How we define implicit magic in a fantasy myth
Here let us pause to revise our definition of implicit magic: An implicit magic system relies on a mythic mindset rather than a series of hard and fast rules.7 This implicit system is more concerned with spiritual or emotional logic—that is, “It works because it feels right”—than with physical logic—that is, “Well, we know that pyromancers need fire, so where does the fire come from?”).8
Exploring modern examples of implicit magic in fiction
This sort of emotional logic is deeply rooted in the magic of N. D. Wilson’s 100 Cupboards trilogy. In fact, it was a love for these books that first drove me to dig into my issues with the hard vs. soft terminology. 9 Wilson’s books are anything but soft. They dig into human nature, and present moments of terror and horror when dark things come calling. They present emotion in a true way. And yet Wilson’s fictional magic is far distant from Sanderson’s. Wilson establishes rules, but (as in Lewis and Tolkien), we don’t get to know most of them. Henry’s magic, especially in the second and third 100 Cupboards books, operates on a mythic level. No, Henry is not overpowered compared to his enemies. But when we read him finding solutions to his problems, we feel an emotional resonance. These story turns feel right as much as they are right mentally or ethically.
Naomi Novik’s adult fairy tales, Uprooted and Spinning Silver, operate with similar emotional logic. Although Spinning Silver tends more toward an explicit magic system, readers may remember better the story’s deeper resonance of characters’ choices. In Spinning Silver, main characters rarely meet their world’s magical aspects head-on, with full knowledge of what they see. Even Miryem, ostensibly the story’s main character and titular silver-spinner, doesn’t really have a Sanderson-level understanding of the magic she grows into by the novel’s end. Rather, she must feel her way through this magic. Even when her icy Staryk captor attempts to guide her along the way, she doesn’t understand his directions.
Readers may find the book’s emotional and mythic resonance in this quote:
“There are men who are wolves inside, and want to eat up other people to fill their bellies. That is what was in your house with you, all your life. But here you are with your brothers, and you are not eaten up, and there is not a wolf inside you. You have fed each other, and you kept the wolf away. That is all we can do for each other in the world, to keep the wolf away.”
By the story’s end, it doesn’t matter that Miryem and her allies outsmart the evil Czernobog with magic. More importantly, they’ve fed each other and kept the wolf away. It is the rightness of characters’ actions or solutions, not their cleverness relating to the world’s magic system, that brings home Spinning Silver’s resolution.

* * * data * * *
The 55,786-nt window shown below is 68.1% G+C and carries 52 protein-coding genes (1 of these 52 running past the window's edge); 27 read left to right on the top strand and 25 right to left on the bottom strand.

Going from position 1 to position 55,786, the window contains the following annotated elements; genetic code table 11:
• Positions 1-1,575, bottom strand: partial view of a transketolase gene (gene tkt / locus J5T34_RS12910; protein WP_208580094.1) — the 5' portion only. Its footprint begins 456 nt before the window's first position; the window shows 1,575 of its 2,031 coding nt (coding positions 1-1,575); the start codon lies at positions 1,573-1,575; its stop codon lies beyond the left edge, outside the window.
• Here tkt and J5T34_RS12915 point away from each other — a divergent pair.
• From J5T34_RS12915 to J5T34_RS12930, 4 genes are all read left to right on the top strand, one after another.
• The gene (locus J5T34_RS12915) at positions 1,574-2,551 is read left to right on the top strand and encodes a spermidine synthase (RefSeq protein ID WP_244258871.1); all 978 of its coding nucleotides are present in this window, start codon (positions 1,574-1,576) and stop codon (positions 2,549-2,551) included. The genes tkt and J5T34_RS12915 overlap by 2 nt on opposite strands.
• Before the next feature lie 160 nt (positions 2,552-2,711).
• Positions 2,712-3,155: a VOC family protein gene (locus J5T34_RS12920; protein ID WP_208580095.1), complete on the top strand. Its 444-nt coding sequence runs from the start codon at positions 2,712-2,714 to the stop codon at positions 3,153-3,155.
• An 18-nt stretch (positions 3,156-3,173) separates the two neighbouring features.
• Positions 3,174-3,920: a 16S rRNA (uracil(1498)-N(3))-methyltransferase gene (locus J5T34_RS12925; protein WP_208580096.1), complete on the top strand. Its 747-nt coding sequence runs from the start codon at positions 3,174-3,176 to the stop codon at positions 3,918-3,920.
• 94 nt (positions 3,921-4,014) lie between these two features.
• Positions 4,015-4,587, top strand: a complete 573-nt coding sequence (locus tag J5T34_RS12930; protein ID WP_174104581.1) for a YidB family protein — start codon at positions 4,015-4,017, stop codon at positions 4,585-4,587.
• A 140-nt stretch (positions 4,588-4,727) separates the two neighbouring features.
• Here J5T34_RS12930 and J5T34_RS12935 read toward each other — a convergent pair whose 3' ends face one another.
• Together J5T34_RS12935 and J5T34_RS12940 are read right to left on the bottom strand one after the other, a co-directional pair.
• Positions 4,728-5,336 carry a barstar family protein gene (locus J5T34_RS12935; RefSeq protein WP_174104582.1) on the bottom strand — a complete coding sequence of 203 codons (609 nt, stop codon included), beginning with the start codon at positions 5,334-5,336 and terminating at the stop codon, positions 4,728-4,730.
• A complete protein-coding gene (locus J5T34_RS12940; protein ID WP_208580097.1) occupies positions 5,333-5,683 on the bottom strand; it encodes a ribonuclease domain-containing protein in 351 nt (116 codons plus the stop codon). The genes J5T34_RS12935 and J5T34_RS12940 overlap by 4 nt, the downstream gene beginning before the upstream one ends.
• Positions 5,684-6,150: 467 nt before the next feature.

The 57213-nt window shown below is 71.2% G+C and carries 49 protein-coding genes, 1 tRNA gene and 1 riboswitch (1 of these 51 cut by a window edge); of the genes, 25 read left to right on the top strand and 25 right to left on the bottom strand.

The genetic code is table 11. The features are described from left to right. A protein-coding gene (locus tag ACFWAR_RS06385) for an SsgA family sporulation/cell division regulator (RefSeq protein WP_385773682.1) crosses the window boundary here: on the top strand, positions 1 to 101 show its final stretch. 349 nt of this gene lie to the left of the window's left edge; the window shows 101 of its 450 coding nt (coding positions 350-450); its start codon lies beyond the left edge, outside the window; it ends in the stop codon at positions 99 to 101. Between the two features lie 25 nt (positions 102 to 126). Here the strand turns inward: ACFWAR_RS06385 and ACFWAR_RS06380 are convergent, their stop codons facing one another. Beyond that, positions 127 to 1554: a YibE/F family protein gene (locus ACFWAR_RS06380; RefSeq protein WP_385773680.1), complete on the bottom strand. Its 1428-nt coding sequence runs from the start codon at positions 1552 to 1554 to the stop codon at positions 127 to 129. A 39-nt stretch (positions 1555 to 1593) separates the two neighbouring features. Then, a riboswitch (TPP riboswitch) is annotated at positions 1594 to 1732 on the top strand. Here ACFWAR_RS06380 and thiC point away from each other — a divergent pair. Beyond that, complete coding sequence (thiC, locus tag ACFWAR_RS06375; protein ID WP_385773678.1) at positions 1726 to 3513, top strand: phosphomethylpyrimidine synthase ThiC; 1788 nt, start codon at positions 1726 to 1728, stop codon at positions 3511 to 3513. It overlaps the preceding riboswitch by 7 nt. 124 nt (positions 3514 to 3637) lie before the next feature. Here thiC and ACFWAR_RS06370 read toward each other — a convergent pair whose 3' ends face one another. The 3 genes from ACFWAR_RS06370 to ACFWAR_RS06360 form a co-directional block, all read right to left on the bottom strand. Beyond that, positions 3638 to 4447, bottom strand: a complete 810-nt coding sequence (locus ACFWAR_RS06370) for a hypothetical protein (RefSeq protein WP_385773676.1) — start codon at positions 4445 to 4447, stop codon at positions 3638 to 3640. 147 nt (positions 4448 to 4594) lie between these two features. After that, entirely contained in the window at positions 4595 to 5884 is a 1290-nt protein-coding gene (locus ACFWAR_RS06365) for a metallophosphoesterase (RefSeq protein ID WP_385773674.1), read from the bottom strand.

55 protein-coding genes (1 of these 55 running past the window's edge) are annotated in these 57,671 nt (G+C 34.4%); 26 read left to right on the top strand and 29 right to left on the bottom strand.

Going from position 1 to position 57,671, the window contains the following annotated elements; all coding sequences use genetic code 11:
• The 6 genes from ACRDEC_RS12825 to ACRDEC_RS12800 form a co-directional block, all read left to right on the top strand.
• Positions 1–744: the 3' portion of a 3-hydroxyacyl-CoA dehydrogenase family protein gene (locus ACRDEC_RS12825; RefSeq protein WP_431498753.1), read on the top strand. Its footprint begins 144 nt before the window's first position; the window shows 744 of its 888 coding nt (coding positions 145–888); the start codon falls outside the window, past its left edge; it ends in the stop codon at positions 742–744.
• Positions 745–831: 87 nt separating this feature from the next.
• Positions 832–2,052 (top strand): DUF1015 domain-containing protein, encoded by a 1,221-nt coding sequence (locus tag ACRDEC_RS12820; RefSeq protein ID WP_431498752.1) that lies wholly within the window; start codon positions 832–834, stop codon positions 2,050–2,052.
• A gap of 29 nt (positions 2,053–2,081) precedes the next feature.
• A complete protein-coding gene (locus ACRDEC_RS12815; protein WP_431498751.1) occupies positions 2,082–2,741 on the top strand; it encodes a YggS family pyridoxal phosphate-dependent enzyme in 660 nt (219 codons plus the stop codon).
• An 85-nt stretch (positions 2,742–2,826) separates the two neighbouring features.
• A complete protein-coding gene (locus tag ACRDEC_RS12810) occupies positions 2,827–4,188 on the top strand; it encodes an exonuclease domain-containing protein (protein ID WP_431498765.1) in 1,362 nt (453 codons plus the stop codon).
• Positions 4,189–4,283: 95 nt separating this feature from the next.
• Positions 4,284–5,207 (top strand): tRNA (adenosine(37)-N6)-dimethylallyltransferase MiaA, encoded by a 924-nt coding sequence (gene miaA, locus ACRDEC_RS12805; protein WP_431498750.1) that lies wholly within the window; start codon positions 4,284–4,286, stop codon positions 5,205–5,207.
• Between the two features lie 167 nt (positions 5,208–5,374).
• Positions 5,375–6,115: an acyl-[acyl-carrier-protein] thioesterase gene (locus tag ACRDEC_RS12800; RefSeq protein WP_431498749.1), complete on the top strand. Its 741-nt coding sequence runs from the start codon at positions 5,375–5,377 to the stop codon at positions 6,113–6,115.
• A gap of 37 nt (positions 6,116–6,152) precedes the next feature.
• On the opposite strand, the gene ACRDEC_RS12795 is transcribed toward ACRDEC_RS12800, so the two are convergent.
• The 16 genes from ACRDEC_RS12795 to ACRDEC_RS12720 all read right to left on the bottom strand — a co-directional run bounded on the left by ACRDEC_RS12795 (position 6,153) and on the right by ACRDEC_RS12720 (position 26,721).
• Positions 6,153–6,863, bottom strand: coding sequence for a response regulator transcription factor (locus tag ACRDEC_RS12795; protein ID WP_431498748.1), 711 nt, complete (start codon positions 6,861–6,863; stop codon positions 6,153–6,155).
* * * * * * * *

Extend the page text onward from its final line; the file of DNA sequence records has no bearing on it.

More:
I expect this emphasis from Novik because her previous fairy-story, Uprooted, is founded on the dichotomy between implicit and explicit magic. Its main character, Agnieszka, becomes pupil to a wizard known only as the Dragon. The only problem is that all of his rules and regulations don’t work for her. The magic only works when she pursues an instinctive path—one that fits implicitly rather than forcing itself upon the world. This struggle between instinctive and prescriptive magic forces Agnieszka, the Dragon, and the other royal wizards to confront their own preconceived notions of how magic should work. Their struggle also drives forward the story’s main conflict—a battle with the sentient Wood for control of the kingdom—because Agnieszka’s methods are instinctive. She attempts to save people beyond saving and to heal things that others would consign to perdition.
Next month: Go deeper into the emotional logic of implicit magic
On March 4, we will dive into more of my favorite implicitly magical books. We will explore how they do and don’t exhibit this mythic mindset that makes such implicit magic systems work.
- See “Sanderson’s First Law,” undated article from BrandonSanderson.com. ↩
- Ibid. ↩
- Ibid. ↩
- This elitism carries over to some degree from the categorization of “hard” sci-fi. It’s better because it’s concrete, the term implies. ↩
- Some readers have said this makes Aslan’s resurrection feel a cheat because the story doesn’t hint until later about the existence of the Deeper Magic. I am sorry they feel this way. For me, this is more like Tolkien’s eucatastrophe: that sudden, joyous turning when all hope seems lost. ↩
- See Tolkien’s famous essay “On Fairy-stories.” ↩
- We might sometimes call this a mindset of wonder, but that word still does not quite fit. A sense of wonder is not necessarily present in, for example, Tolkien’s “Sellic Spell,” a fairy-story version of the Beowulf epic. But that story nevertheless has power to move us because of its mythic style. ↩
- Incidentally, one of the dumbest things in the ill-fated live-action adaptation of The Last Airbender (2010). In that film, the filmmakers “nerfed” the dangerous Fire Nation by forcing its soldiers to carry their own fire, whereas the original animated series’ showed them always able to produce fire from their own energy. When you have an explicit magic system that works, don’t break it. ↩
- See the original version of this article, “Implicit vs. Explicit Magic, Or Why I Respectfully Disagree with Sanderson’s First Law,” June 26, 2017, at ElijahDavidAuthor.blogspot.com. ↩